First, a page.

New report by the Corporate IT Forum Education and Skills Commission sheds light on schools' approach to teaching IT.
Closing the IT skills gap requires input from all major employers, not just those operating in the IT sector, according to a report by The Corporate IT Forum Education and Skills Commission (CIFESC).
In the first of four reports published by the IT skills body, looking at how improving early years education can reduce the IT skills shortage, the group said more needs to be done to make young children aware of IT career opportunities before they enter higher education.
The Commission was set up by the Corporate IT Forum in March 2012 to find ways of closing the IT skills gap, and counts a slew of private and public sector firms as members, including McDonalds, The Wellcome Trust and Severn Trent Water among others.
Part of the problem, the report claims, is that there are not enough ICT teachers working in schools and few opportunities for existing ones to continue their professional development, which is a problem for an industry as fast moving as IT.
It also calls on IT professionals to offer support to schools to help shape the way IT is taught and how career guidance is offered to pupils.
“Careers counselling and support for children and young people is in disarray. ICT career materials and activities are poor and not as good as those of other STEM subjects,” the report states.
“There are initiatives to encourage young people into careers in technology but these are not joined up and easily accessible content does not reflect the breadth and scale of opportunities – particularly as a function within major corporates.”
The report then makes a series of recommendations about how these issues can be tackled. For instance, the Commission wants Year 9 students to receive advice about careers in IT before they choose the subjects they want to study at GCSE.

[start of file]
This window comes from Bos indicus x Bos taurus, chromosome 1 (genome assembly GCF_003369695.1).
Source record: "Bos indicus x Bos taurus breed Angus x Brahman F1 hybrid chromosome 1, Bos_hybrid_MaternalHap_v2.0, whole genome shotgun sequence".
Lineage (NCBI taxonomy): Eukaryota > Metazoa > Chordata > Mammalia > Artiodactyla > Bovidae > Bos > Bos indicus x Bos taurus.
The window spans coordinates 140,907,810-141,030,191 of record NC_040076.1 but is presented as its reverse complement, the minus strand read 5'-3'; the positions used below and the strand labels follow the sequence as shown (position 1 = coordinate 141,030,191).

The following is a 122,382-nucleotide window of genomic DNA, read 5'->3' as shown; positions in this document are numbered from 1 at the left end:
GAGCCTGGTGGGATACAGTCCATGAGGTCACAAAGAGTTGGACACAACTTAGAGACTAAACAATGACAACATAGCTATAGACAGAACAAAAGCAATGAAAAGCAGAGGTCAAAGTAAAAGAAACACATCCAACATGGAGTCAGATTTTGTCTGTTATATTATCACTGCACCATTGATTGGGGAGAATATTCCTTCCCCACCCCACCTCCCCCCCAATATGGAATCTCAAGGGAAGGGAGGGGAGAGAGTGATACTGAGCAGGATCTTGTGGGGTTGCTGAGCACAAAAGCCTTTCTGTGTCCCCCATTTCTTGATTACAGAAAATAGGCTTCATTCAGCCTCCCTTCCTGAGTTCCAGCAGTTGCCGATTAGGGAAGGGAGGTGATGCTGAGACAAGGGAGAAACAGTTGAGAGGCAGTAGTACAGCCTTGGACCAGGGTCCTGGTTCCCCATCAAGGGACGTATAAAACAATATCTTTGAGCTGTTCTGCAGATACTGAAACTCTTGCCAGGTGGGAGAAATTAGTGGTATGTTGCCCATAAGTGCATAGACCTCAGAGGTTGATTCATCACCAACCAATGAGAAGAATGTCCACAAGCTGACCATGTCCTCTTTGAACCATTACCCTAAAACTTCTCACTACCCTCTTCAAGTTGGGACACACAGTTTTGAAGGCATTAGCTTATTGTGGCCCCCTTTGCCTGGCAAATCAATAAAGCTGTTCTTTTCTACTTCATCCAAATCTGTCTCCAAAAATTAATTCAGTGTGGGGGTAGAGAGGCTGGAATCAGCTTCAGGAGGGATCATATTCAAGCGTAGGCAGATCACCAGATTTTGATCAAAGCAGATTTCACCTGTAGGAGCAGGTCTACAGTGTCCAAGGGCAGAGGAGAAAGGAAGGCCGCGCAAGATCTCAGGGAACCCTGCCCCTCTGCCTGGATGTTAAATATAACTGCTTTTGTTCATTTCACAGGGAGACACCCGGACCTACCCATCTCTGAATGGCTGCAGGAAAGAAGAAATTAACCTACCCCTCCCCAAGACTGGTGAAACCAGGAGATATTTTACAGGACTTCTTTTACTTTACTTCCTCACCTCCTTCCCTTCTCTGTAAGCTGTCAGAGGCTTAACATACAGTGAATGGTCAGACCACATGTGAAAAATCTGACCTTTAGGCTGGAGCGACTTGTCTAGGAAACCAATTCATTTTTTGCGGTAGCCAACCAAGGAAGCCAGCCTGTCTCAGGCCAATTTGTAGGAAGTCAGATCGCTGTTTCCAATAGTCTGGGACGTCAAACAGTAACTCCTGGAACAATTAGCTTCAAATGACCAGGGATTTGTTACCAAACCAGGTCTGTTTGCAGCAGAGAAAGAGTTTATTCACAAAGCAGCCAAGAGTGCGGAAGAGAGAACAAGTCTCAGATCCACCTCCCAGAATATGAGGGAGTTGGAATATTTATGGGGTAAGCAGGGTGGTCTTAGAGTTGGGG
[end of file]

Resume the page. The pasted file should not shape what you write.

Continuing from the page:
It also recommends that every school should give students access to career professionals with a STEM qualification, and wants the Government to provide funding for this.
“It is critical that access to good careers advice is not restricted to only the most disadvantaged and those with parents able and willing to pay for advice,” it stated.
“There is a lack of high quality, engaging and rounded careers materials on IT...[and] large IT dependent employers and IT businesses should provide guidance, materials and role models," it said.
"But [the] Government needs to provide a delivery infrastructure...so this is promoted actively to children, teachers, careers advisors and parents,” the report added.
In the foreword to the report, David Roberts, executive director of the Corporate IT Forum, said efforts to close the skills gap need to involve non-IT firms as well.
“The IT function is business critical to virtually every major organisation in the UK. If all efforts to address the skills gap focus purely on IT related industries there is a real danger that other types of major employers, equally important to the UK economy, will struggle to get the [IT] talent [they need],” he wrote.